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  • 54. At 3:00pm on 25 Feb 2010, manysummits wrote:

    To ghostofsichuan:

    Yes - Yes - and Yes again!

    I will post again in a half-hour or so, in the hope that it will do some good.

    - Manysummits -

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  • 55. At 4:11pm on 25 Feb 2010, manysummits wrote:

    To Richard Black; eddhind; rossglory; ghostofsichuan; JRWoodman; simon-swede; davblo; xtragrumpymike2; jr4412; ...:

    I am writing to the old-hands on this blog because I think a reassessment is due.

    I have before me an iconic image in this morning's newspaper, by Associated Press.

    Toyota president and CEO Akio Toyoda and Yoshimi Inaba, president and CEO Toyota North America are standing together, their right hands raised, as they are sworn in on Capitol Hill, Wahington D.C. prior to testifying before the government. Both are wearing dark suits, white shirts and dark ties - both look very sombre.

    If you will bear with my hand-waving style:

    \\\ Homo Sapiens Sapiens [1], & an Iconic Image (see above) ///

    We are primates all, every last one of us.

    Peripatetic opportunistic hunter-gatherers from Africa. One of our ancestors is apparently 'homo habilis,' the handy man. But of all our ancestors, only we are left.

    And we have chosen to call ourselves the wise of the wise.

    But homo habilis is closer, don't you think? But not exact.

    We are, quite obviously, brilliant technologists. I do not know the appropriate Greek or Latin word to affix right behind our 'homo' genus?

    And, as the iconic image I spoke of earlier shows very dramatically, we are still a paradox to ourselves, for this image compels that we think of our religious/superstituous/mythological selves, does it not?

    The suit and tie from Japan, land of the Kimono and the Samurai? Conformism to a new world order, and business as usual.

    The right hands raised - a pledge to some higher authority - as we don't think enough of ourselves to pledge on our honor alone, and an indication of the simple fact that most of the 6.8 billion of us now living:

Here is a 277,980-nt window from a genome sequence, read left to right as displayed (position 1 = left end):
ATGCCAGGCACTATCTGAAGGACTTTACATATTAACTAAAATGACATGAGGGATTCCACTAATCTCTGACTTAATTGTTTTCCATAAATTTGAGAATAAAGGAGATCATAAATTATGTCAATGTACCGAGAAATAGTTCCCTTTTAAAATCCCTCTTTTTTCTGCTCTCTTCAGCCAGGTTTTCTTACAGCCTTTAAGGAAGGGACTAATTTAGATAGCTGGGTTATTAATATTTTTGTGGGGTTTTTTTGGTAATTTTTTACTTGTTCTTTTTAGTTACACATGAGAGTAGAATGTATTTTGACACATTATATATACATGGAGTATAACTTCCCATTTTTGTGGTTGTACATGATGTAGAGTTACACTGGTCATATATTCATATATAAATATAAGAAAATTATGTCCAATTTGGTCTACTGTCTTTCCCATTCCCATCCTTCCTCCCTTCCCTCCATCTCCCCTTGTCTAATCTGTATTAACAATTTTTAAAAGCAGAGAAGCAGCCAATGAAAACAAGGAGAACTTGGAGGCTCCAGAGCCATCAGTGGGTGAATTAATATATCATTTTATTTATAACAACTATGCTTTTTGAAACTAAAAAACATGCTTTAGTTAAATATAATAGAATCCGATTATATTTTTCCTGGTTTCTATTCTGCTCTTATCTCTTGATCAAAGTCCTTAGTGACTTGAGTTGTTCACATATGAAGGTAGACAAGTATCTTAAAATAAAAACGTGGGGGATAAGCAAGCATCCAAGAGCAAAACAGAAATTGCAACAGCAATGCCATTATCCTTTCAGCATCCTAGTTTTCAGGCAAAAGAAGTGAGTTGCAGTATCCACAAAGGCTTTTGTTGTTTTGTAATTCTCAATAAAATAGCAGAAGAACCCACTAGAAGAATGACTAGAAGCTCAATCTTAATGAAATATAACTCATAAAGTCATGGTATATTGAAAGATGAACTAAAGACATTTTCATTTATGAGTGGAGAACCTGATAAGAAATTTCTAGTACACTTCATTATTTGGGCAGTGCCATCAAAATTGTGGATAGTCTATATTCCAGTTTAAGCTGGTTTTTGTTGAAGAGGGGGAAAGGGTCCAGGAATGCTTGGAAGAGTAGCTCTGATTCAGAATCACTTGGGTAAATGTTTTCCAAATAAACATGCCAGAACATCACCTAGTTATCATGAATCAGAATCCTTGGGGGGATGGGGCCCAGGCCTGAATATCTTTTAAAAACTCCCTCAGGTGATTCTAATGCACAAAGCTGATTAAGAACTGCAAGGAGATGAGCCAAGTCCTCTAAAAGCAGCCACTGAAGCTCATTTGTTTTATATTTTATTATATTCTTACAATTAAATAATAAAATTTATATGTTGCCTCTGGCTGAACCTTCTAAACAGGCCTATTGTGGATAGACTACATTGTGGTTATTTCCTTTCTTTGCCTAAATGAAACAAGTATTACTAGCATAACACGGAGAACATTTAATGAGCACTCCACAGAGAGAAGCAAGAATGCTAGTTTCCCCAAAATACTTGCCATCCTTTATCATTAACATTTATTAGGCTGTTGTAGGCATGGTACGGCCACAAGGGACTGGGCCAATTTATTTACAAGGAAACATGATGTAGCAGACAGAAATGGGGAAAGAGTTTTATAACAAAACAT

- do not know or believe that we are homo sapiens sapiens, from Africa, creatures like all others, save in our unique capabilities, which have propelled us to the status of a Force of Nature.

    - and are religious, in either an institutional sense or personally.

    How are we to proceed, those few who think, rightly or wrongly, that the very future of our species is now in imminent peril of collapse or extinction, that the sixth great mass extinction of the past 600 million years is actually underway as we speak?

    The issues to address are many, mutitudinous in fact. And each individual, a product of his or her own genetic abilitiy and talents, and of unique life experience and circumstance, will naturally see the world in a different way, and will tend to focus on what he or she sees as a priority in the 'big picture', given the need to make a living.

    But what is the 'big picture'?

    I remember reading Al Gore's "Earth in the Balance," a long time ago. But what I remember most was this:

    He said that in politics, or life, one needed a type of grand unifying principle to guide effective action.

    What is that, in the year 2010?

    Three of us wrote "The Mayday Declaration" last May, and we tried to answer that. I don't know if we were right or wrong.

    But I do know, or think, that the speed at which we are moving is not only insufficient, but criminally negligent, or perhaps the result of a mass hypnosis - a world-wide shell-shock - global depression if you will.

    Getting our priorities straight might then be our task.